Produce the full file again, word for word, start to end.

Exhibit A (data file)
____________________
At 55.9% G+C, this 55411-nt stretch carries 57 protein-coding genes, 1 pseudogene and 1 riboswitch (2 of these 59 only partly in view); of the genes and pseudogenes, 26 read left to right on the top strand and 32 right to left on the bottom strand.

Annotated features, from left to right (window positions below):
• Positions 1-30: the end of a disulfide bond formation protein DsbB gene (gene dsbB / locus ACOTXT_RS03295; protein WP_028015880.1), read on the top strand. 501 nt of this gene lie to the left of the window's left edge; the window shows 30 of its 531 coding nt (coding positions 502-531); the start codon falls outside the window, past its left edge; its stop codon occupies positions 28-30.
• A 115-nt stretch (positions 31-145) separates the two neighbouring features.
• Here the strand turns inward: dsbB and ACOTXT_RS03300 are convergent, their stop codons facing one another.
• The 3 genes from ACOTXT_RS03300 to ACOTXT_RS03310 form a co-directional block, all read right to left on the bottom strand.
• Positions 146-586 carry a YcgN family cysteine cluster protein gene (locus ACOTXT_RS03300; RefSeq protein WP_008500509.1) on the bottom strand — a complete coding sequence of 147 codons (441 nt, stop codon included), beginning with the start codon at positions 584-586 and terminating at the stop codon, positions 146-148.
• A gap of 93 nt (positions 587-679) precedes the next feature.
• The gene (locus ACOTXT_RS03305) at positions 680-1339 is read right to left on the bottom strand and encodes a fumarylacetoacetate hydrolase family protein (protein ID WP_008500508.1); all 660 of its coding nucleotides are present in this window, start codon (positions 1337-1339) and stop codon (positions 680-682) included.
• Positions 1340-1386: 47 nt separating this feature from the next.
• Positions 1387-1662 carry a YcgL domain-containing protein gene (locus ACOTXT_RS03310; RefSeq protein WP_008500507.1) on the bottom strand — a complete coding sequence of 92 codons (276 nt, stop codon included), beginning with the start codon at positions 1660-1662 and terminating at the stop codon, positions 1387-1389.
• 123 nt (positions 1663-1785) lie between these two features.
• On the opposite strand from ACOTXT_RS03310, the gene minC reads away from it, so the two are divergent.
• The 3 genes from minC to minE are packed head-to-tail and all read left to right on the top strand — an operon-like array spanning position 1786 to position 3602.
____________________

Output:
At 55.9% G+C, this 55411-nt stretch carries 57 protein-coding genes, 1 pseudogene and 1 riboswitch (2 of these 59 only partly in view); of the genes and pseudogenes, 26 read left to right on the top strand and 32 right to left on the bottom strand.

Annotated features, from left to right (window positions below):
• Positions 1-30: the end of a disulfide bond formation protein DsbB gene (gene dsbB / locus ACOTXT_RS03295; protein WP_028015880.1), read on the top strand. 501 nt of this gene lie to the left of the window's left edge; the window shows 30 of its 531 coding nt (coding positions 502-531); the start codon falls outside the window, past its left edge; its stop codon occupies positions 28-30.
• A 115-nt stretch (positions 31-145) separates the two neighbouring features.
• Here the strand turns inward: dsbB and ACOTXT_RS03300 are convergent, their stop codons facing one another.
• The 3 genes from ACOTXT_RS03300 to ACOTXT_RS03310 form a co-directional block, all read right to left on the bottom strand.
• Positions 146-586 carry a YcgN family cysteine cluster protein gene (locus ACOTXT_RS03300; RefSeq protein WP_008500509.1) on the bottom strand — a complete coding sequence of 147 codons (441 nt, stop codon included), beginning with the start codon at positions 584-586 and terminating at the stop codon, positions 146-148.
• A gap of 93 nt (positions 587-679) precedes the next feature.
• The gene (locus ACOTXT_RS03305) at positions 680-1339 is read right to left on the bottom strand and encodes a fumarylacetoacetate hydrolase family protein (protein ID WP_008500508.1); all 660 of its coding nucleotides are present in this window, start codon (positions 1337-1339) and stop codon (positions 680-682) included.
• Positions 1340-1386: 47 nt separating this feature from the next.
• Positions 1387-1662 carry a YcgL domain-containing protein gene (locus ACOTXT_RS03310; RefSeq protein WP_008500507.1) on the bottom strand — a complete coding sequence of 92 codons (276 nt, stop codon included), beginning with the start codon at positions 1660-1662 and terminating at the stop codon, positions 1387-1389.
• 123 nt (positions 1663-1785) lie between these two features.
• On the opposite strand from ACOTXT_RS03310, the gene minC reads away from it, so the two are divergent.
• The 3 genes from minC to minE are packed head-to-tail and all read left to right on the top strand — an operon-like array spanning position 1786 to position 3602.